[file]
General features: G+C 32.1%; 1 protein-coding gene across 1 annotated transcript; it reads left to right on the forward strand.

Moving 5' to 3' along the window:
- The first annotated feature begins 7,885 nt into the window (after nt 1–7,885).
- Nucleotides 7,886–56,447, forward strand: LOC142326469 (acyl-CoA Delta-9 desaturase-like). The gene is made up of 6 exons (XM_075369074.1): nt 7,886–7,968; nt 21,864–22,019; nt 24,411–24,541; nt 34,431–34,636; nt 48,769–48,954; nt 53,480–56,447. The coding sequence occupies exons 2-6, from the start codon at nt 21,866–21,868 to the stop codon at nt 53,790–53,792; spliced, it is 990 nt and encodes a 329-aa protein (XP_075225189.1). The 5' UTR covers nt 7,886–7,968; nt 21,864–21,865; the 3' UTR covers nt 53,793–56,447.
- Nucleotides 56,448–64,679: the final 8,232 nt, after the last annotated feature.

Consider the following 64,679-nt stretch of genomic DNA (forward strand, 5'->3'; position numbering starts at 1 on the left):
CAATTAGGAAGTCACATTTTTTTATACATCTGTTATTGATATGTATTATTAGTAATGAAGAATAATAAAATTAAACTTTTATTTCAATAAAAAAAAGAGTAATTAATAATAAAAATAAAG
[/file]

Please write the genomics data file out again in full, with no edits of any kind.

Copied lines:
General features: G+C 32.1%; 1 protein-coding gene across 1 annotated transcript; it reads left to right on the forward strand.

Moving 5' to 3' along the window:
- The first annotated feature begins 7,885 nt into the window (after nt 1–7,885).
- Nucleotides 7,886–56,447, forward strand: LOC142326469 (acyl-CoA Delta-9 desaturase-like). The gene is made up of 6 exons (XM_075369074.1): nt 7,886–7,968; nt 21,864–22,019; nt 24,411–24,541; nt 34,431–34,636; nt 48,769–48,954; nt 53,480–56,447. The coding sequence occupies exons 2-6, from the start codon at nt 21,866–21,868 to the stop codon at nt 53,790–53,792; spliced, it is 990 nt and encodes a 329-aa protein (XP_075225189.1). The 5' UTR covers nt 7,886–7,968; nt 21,864–21,865; the 3' UTR covers nt 53,793–56,447.
- Nucleotides 56,448–64,679: the final 8,232 nt, after the last annotated feature.

Consider the following 64,679-nt stretch of genomic DNA (forward strand, 5'->3'; position numbering starts at 1 on the left):
CAATTAGGAAGTCACATTTTTTTATACATCTGTTATTGATATGTATTATTAGTAATGAAGAATAATAAAATTAAACTTTTATTTCAATAAAAAAAAGAGTAATTAATAATAAAAATAAAG